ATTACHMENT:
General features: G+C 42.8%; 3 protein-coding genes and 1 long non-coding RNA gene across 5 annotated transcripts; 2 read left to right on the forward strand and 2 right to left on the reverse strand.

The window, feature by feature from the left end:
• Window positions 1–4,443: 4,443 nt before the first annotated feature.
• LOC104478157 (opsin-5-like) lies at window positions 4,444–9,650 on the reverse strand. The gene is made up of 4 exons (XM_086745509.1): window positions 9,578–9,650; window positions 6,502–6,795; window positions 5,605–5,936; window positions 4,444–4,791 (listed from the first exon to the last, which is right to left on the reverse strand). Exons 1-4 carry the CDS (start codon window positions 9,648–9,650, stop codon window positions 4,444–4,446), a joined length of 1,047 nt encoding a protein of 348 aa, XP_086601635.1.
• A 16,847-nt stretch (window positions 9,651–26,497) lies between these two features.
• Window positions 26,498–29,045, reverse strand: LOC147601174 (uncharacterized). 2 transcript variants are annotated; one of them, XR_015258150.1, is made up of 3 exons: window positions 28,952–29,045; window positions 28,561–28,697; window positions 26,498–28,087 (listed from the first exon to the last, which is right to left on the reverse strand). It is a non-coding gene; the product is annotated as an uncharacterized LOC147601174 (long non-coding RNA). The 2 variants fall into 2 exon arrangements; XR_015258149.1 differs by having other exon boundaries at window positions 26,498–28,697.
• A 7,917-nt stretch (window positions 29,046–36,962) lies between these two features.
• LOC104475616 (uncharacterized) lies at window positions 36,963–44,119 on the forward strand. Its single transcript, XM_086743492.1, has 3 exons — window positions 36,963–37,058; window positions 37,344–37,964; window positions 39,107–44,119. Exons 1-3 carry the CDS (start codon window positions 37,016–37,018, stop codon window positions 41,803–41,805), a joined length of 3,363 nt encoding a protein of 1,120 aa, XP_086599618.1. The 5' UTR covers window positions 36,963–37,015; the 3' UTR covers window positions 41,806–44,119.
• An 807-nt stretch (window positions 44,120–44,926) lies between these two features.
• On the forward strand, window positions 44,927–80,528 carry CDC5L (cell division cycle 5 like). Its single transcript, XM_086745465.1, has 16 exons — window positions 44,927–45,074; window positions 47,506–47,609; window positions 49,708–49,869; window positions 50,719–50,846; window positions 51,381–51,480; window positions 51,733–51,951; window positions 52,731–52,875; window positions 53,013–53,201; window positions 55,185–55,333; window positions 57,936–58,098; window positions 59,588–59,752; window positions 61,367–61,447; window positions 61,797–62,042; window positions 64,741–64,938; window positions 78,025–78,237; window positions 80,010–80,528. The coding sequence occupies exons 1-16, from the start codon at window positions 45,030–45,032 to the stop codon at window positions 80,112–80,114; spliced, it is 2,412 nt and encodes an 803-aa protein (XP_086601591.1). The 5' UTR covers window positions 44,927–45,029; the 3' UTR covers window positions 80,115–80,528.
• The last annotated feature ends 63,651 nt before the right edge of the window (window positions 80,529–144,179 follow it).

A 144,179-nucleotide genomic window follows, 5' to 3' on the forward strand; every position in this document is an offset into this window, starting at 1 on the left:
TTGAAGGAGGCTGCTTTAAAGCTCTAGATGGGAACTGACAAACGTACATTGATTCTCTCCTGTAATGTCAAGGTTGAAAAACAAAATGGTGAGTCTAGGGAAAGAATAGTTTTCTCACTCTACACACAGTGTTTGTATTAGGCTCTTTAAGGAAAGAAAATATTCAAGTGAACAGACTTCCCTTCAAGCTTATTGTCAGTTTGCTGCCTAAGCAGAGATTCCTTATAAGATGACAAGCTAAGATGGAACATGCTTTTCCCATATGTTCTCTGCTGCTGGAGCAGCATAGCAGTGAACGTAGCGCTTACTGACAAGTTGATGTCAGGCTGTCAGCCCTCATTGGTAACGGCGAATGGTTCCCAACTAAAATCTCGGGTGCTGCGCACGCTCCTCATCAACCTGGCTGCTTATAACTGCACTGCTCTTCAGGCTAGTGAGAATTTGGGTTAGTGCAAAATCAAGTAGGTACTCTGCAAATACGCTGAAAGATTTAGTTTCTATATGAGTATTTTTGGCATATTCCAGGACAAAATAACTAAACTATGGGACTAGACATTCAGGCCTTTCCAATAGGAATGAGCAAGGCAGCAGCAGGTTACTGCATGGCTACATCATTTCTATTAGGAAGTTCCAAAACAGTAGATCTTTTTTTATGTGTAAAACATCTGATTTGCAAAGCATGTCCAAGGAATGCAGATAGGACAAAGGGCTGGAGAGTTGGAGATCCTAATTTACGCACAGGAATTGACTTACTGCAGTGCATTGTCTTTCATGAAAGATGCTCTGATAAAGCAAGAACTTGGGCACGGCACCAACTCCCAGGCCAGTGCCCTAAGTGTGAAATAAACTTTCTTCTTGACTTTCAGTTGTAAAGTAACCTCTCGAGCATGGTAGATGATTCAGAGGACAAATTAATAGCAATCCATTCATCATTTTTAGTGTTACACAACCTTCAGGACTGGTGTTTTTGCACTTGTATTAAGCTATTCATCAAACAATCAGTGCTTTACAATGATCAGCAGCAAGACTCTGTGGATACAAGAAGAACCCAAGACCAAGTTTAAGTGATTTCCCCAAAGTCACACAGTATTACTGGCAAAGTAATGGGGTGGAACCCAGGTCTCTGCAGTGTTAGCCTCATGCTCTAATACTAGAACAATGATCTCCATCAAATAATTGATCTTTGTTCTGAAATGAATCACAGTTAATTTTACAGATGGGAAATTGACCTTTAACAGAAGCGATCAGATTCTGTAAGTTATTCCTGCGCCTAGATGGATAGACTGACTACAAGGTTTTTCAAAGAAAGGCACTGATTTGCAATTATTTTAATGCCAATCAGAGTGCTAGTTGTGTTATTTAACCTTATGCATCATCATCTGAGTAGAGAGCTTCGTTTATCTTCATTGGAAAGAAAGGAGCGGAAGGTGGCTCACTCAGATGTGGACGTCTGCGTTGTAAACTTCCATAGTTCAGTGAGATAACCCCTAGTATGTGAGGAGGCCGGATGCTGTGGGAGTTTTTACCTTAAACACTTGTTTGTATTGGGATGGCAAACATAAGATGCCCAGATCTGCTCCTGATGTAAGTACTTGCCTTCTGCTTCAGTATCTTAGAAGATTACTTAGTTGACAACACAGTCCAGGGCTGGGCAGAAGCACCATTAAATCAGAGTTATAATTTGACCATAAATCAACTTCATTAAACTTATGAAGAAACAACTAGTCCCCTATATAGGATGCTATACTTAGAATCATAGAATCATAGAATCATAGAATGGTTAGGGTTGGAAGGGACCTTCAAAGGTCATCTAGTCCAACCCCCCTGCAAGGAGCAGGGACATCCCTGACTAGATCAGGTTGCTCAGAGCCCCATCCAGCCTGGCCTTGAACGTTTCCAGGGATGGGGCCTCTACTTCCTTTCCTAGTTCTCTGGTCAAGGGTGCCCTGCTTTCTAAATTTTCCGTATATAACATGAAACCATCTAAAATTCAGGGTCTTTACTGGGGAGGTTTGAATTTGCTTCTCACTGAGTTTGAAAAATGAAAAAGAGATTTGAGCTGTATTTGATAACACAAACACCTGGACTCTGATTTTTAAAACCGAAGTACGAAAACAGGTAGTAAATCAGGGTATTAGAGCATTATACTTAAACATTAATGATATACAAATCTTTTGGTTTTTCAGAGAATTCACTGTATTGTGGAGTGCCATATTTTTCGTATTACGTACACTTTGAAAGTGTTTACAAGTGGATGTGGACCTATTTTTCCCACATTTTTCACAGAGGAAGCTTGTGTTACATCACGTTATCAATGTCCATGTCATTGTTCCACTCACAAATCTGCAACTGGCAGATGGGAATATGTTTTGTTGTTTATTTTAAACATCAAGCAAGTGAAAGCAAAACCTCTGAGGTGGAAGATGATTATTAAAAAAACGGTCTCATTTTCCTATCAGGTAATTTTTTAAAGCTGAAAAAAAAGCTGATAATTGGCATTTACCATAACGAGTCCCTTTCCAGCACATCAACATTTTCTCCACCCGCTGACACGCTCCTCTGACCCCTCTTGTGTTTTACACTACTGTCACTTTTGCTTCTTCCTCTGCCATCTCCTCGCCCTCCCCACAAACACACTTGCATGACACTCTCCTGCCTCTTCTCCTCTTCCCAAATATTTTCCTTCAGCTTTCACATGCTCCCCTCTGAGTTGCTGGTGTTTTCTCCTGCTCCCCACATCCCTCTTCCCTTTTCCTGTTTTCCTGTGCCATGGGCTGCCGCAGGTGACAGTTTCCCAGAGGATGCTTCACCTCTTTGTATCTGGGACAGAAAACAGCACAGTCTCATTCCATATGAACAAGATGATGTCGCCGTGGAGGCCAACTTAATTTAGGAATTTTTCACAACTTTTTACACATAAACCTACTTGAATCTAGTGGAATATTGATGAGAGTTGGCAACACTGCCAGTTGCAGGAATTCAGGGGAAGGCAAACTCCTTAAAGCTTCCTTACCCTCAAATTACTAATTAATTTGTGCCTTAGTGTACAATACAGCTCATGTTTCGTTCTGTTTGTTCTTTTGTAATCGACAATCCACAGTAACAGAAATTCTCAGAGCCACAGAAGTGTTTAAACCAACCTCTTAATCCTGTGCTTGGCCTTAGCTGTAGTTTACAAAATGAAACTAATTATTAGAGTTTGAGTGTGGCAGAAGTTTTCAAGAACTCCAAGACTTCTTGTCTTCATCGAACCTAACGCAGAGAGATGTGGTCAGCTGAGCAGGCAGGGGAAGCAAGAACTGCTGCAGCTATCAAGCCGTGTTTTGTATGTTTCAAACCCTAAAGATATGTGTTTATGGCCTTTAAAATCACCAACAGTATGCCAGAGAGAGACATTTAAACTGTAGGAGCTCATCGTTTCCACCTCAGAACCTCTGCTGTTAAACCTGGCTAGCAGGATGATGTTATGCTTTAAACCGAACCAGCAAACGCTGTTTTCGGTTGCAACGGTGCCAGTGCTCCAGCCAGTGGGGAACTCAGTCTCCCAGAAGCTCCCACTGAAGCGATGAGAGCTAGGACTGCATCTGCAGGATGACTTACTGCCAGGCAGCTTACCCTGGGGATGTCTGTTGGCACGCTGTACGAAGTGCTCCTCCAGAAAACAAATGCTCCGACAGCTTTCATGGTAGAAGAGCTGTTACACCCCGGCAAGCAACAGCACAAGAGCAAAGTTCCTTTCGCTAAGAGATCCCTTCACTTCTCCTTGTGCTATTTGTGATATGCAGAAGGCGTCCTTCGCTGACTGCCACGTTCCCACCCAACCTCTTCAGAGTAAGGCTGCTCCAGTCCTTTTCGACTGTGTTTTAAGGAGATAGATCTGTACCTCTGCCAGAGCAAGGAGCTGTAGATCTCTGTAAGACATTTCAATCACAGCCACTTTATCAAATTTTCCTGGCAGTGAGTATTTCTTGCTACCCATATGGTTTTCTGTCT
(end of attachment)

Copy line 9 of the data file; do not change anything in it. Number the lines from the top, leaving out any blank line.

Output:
• An 807-nt stretch (window positions 44,120–44,926) lies between these two features.